They begun by putting together a large number of objects, documents, books, photographs, holy icons, and traditional costumes and in 1989 they placed the foundation stone of the Historical and Ethnological Museum of the Hellenic Cappadocian Civilization, which was completed and inaugurated on March 26, 1995.
In this museum a whole way of life of the past is preserved.
Heavily encrusted Cappadocian costumes, called “Tsouchades”, that came from monastery workshops, where monks embroidered them with wire or cord, marking the traces of Byzantium. Rugs of the famous Cappadocian school, decorated with leaves and lions. Cappadocian ceramic pots, called “Lik – Lik”, used for water, painted with designs used since ancient times. Holy icons, jewelry and embroidered articles are some of the other art exhibits of the museum, as well as a rare ceramic piece, depicting the struggle of Good versus Evil, which shows the path Cappadocians followed from idolatry to Christianity.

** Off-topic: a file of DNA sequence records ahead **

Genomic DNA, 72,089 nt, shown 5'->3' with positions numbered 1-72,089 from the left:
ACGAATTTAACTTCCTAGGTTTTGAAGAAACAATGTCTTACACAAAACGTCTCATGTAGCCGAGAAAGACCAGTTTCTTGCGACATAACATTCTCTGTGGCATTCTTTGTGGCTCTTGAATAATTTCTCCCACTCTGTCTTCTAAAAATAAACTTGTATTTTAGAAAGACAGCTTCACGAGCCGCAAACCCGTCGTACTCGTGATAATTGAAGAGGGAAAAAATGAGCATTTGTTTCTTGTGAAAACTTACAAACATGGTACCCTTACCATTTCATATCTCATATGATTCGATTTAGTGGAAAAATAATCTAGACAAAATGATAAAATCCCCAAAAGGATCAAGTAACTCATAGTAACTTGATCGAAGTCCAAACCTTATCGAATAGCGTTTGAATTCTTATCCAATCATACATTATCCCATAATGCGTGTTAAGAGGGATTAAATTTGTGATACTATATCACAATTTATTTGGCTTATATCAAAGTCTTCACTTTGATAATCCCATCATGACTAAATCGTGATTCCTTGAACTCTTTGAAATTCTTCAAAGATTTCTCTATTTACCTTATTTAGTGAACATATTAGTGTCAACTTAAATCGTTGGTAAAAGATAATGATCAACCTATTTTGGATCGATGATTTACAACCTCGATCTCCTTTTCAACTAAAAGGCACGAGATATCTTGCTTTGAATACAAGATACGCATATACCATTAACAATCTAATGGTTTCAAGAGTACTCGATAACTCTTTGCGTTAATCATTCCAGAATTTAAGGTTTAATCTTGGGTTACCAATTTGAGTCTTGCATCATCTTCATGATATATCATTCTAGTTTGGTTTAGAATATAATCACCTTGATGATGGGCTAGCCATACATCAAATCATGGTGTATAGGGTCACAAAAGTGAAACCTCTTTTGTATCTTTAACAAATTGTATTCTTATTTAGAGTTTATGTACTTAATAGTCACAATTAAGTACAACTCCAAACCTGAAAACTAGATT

In the museum, there is also exhibited a rare collection of books from all the printing houses known back then, such as the Patriarchal Printing House of Constantinople, and printing houses of Venice, Jerusalem, Smyrna, Moscow, Alexandria. There are books of the 18th and 19th century, as well as of the 14th and 15th.
In the Historical Archive of the Museum there are kept hundreds of documents which record the steps of Cappadocians from the past until today.